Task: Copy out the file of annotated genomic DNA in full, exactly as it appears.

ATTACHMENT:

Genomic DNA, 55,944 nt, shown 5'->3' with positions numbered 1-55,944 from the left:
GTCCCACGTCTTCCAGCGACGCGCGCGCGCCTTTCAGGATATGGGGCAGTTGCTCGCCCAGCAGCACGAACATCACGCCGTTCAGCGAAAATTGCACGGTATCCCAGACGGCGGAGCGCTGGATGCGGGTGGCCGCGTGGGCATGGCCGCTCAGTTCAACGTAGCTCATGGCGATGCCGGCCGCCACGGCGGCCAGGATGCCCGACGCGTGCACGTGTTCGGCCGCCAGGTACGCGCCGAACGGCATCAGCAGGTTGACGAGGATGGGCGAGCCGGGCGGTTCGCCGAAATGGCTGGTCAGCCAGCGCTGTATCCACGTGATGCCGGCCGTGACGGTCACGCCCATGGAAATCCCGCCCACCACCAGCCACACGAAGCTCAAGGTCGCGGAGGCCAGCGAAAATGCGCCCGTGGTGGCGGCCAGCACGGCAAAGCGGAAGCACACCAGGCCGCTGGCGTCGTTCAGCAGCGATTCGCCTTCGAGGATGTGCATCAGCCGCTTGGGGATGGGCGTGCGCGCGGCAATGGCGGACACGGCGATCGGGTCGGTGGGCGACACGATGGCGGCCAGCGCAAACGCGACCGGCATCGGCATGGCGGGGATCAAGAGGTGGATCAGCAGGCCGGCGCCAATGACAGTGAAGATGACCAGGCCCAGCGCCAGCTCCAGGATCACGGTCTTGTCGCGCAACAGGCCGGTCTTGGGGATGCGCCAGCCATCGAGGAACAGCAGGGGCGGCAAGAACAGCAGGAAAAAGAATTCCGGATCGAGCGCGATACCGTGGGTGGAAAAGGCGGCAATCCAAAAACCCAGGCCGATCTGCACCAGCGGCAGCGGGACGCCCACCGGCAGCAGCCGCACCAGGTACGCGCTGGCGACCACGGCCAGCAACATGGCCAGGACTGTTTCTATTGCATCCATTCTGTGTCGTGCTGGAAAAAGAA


Genomic DNA, 55,944 nt, shown 5'->3' with positions numbered 1-55,944 from the left:
GTCCCACGTCTTCCAGCGACGCGCGCGCGCCTTTCAGGATATGGGGCAGTTGCTCGCCCAGCAGCACGAACATCACGCCGTTCAGCGAAAATTGCACGGTATCCCAGACGGCGGAGCGCTGGATGCGGGTGGCCGCGTGGGCATGGCCGCTCAGTTCAACGTAGCTCATGGCGATGCCGGCCGCCACGGCGGCCAGGATGCCCGACGCGTGCACGTGTTCGGCCGCCAGGTACGCGCCGAACGGCATCAGCAGGTTGACGAGGATGGGCGAGCCGGGCGGTTCGCCGAAATGGCTGGTCAGCCAGCGCTGTATCCACGTGATGCCGGCCGTGACGGTCACGCCCATGGAAATCCCGCCCACCACCAGCCACACGAAGCTCAAGGTCGCGGAGGCCAGCGAAAATGCGCCCGTGGTGGCGGCCAGCACGGCAAAGCGGAAGCACACCAGGCCGCTGGCGTCGTTCAGCAGCGATTCGCCTTCGAGGATGTGCATCAGCCGCTTGGGGATGGGCGTGCGCGCGGCAATGGCGGACACGGCGATCGGGTCGGTGGGCGACACGATGGCGGCCAGCGCAAACGCGACCGGCATCGGCATGGCGGGGATCAAGAGGTGGATCAGCAGGCCGGCGCCAATGACAGTGAAGATGACCAGGCCCAGCGCCAGCTCCAGGATCACGGTCTTGTCGCGCAACAGGCCGGTCTTGGGGATGCGCCAGCCATCGAGGAACAGCAGGGGCGGCAAGAACAGCAGGAAAAAGAATTCCGGATCGAGCGCGATACCGTGGGTGGAAAAGGCGGCAATCCAAAAACCCAGGCCGATCTGCACCAGCGGCAGCGGGACGCCCACCGGCAGCAGCCGCACCAGGTACGCGCTGGCGACCACGGCCAGCAACATGGCCAGGACTGTTTCTATTGCATCCATTCTGTGTCGTGCTGGAAAAAGAA